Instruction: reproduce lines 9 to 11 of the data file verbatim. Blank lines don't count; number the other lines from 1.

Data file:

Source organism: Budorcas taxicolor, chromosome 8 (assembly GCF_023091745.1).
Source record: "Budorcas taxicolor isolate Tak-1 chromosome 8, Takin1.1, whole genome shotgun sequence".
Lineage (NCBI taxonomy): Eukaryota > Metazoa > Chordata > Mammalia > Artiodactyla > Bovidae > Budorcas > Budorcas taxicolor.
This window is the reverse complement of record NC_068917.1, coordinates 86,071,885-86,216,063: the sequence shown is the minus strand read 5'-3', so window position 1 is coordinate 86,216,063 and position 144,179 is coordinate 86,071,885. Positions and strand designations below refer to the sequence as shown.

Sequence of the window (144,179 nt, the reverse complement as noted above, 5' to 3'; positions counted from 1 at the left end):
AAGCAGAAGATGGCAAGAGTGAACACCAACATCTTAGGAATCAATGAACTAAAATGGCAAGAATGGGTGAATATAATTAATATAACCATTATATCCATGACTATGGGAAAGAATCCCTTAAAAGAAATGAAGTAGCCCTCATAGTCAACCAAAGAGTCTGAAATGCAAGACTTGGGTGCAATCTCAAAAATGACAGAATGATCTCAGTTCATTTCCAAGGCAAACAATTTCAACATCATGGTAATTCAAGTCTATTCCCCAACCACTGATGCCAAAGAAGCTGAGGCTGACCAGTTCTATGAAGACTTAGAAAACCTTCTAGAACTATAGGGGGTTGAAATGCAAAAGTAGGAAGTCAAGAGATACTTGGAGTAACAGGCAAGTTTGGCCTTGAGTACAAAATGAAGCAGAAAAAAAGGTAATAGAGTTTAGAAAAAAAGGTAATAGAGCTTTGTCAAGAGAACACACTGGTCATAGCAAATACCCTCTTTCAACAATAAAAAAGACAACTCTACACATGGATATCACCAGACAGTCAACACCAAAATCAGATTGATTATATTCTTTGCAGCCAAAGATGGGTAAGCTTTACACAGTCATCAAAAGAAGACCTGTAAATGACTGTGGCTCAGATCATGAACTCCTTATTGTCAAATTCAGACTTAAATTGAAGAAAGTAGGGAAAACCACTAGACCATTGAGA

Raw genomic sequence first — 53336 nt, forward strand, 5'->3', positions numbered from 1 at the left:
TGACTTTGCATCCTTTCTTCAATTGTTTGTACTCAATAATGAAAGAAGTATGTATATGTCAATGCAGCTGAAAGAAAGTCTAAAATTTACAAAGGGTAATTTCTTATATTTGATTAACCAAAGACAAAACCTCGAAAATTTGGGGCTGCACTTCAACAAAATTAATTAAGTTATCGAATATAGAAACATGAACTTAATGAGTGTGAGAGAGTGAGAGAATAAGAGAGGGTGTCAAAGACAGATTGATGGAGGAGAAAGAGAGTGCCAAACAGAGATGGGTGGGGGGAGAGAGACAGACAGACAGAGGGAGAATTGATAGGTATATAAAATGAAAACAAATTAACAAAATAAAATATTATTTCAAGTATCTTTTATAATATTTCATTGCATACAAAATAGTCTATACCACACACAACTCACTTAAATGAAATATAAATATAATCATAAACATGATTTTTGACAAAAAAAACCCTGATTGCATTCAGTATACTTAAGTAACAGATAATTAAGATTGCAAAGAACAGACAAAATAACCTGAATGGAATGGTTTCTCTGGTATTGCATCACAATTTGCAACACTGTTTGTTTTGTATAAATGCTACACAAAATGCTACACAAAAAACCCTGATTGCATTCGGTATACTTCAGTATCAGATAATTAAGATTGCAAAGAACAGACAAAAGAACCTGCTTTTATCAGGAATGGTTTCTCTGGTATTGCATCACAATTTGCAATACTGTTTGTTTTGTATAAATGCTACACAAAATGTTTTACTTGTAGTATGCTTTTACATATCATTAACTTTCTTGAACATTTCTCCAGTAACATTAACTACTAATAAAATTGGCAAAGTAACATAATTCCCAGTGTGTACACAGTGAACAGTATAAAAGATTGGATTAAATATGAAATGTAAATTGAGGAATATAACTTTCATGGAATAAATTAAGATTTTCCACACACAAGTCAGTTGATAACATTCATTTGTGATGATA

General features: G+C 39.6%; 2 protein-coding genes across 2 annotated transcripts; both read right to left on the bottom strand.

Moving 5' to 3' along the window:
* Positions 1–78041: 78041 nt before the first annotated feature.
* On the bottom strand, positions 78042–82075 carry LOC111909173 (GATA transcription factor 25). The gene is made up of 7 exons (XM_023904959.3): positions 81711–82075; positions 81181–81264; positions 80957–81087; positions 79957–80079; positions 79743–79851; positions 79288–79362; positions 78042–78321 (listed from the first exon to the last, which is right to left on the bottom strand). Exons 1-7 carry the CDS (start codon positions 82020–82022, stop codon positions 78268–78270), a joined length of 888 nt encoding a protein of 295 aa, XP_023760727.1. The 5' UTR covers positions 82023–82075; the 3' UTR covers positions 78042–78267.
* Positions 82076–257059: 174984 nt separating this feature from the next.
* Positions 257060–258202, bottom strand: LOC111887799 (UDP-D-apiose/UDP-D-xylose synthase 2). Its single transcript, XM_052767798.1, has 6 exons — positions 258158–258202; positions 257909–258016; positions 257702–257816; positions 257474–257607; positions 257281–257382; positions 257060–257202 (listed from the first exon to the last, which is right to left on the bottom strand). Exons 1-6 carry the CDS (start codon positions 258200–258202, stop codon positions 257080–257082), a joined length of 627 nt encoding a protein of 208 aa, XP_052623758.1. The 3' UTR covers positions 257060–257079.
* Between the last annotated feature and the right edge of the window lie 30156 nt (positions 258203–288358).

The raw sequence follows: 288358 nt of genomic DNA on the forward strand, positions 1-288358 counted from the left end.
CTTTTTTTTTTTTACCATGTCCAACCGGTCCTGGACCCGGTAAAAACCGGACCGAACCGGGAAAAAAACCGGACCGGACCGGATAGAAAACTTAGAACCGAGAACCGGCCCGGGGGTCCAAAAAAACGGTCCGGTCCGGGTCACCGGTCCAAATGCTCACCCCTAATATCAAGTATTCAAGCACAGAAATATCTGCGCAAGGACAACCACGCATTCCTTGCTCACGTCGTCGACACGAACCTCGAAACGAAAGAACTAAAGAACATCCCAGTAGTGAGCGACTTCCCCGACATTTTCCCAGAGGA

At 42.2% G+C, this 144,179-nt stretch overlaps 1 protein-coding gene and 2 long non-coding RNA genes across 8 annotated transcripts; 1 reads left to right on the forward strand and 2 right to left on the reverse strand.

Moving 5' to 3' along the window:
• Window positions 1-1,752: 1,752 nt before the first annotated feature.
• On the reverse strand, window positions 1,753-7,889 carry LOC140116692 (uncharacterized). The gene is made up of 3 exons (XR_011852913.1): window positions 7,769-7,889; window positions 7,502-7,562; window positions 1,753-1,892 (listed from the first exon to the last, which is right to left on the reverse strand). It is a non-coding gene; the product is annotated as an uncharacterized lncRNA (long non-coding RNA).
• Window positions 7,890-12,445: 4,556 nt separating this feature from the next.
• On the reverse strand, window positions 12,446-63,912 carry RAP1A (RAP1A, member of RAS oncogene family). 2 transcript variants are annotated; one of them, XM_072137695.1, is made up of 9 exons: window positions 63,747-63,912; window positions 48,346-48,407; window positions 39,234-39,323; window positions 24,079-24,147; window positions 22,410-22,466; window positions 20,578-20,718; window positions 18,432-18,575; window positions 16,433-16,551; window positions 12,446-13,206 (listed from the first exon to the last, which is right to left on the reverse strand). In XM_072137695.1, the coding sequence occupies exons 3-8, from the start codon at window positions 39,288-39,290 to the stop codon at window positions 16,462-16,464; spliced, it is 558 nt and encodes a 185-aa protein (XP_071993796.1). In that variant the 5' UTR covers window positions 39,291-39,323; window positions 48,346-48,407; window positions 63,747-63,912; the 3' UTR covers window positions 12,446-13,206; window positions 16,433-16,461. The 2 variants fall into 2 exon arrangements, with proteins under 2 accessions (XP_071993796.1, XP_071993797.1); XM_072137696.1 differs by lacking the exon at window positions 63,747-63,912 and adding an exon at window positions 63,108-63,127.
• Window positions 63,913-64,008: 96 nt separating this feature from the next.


General features: G+C 39.6%; 2 protein-coding genes across 2 annotated transcripts; both read right to left on the bottom strand.

Moving 5' to 3' along the window:
* Positions 1–78041: 78041 nt before the first annotated feature.